Given how many are worried about “lowflation”, whenever a new data point is released you are likely to get absurd (and misleading) comments such as in the two examples below.
“U.S. consumer prices rose in December, bolstering expectations that long-weak inflation is set to gain strength in the new year.”
“For now, this report adds more weight to the idea that the run of soft numbers from March through July was ‘transitory”.
To cap it “brilliantly”, this from Justin Lahart at the WSJ:
Janet Yellen can take a victory lap about inflation on her way out as Federal Reserve chairwoman. She has been saying the weakness in last year’s inflation readings was transitory, and she was right.
That clears the way for the Fed to raise rates at least the three times it expects to this year. That would surprise investors who have been skeptical of inflation and higher rates.
The truth is that while headline CPI YoY ended 2017 almost exactly as it ended 2016 (2.11% vs 2.10%), core CPI inflation was a bit lower at the end of 2017 (1.76% vs 2.22%).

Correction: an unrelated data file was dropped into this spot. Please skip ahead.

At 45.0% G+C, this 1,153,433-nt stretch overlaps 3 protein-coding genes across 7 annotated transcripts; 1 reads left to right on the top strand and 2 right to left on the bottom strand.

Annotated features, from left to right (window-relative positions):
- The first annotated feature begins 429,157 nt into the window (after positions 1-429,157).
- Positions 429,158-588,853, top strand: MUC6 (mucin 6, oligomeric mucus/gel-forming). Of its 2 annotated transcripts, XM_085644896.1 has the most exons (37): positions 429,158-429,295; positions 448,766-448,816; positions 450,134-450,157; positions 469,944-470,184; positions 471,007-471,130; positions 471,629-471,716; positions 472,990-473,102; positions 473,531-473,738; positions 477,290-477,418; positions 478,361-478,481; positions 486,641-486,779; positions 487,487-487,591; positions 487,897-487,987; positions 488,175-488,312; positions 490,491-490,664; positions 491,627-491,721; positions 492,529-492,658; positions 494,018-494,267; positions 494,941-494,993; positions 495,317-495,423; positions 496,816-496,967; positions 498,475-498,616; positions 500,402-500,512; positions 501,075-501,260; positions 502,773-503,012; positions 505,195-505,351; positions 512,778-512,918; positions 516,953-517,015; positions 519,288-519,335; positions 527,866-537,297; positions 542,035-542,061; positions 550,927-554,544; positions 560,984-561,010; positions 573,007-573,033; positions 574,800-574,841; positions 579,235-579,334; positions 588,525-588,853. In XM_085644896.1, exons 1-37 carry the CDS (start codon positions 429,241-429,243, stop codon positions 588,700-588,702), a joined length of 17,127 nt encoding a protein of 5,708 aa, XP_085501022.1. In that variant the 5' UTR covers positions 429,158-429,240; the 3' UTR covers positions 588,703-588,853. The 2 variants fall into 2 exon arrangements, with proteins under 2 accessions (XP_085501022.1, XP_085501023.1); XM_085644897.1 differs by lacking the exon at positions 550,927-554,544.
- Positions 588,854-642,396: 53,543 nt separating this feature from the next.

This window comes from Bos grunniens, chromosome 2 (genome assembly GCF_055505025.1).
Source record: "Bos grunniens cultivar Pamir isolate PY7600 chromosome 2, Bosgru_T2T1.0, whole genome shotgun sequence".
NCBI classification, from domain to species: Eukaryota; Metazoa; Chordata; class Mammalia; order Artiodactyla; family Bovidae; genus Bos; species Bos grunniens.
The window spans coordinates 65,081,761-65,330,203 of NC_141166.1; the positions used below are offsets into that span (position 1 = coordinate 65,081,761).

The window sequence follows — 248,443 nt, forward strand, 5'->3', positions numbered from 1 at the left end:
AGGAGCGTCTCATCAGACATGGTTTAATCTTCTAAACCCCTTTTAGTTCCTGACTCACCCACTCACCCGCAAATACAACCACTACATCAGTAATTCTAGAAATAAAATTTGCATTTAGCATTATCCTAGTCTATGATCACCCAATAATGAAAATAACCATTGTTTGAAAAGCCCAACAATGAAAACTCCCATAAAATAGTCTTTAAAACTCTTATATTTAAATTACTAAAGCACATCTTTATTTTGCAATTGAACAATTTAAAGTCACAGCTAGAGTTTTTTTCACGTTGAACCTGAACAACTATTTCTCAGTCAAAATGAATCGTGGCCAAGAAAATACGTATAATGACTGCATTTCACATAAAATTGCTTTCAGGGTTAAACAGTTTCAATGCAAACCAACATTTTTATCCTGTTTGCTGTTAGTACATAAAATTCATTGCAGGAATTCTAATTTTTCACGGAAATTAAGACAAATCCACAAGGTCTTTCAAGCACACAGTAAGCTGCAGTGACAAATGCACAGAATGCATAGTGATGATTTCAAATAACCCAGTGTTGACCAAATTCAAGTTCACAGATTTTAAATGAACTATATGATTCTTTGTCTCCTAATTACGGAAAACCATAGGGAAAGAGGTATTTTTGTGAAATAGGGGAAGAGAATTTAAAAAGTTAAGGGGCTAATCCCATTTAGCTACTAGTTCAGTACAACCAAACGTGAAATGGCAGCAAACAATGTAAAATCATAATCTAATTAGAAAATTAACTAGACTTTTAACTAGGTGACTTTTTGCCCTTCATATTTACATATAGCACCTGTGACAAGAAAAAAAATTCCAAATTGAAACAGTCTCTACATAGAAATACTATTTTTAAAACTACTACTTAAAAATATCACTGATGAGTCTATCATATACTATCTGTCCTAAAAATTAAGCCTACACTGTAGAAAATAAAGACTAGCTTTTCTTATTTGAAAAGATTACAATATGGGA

The chart shows that for the past seven years, core CPI inflation has been remarkably tame and stable. Meanwhile, headline CPI inflation has “danced” in tune to oil prices. For the big bump in oil observed in January and February of 2017 to be repeated in the short run, oil must climb to more than USD 90/barrel (50% increase from present level). Is that likely?
And even if it does, while headline will climb towards 3%, core inflation will remain subdued. We must hope that if oil shoots up, the Fed doesn´t fall into the trap.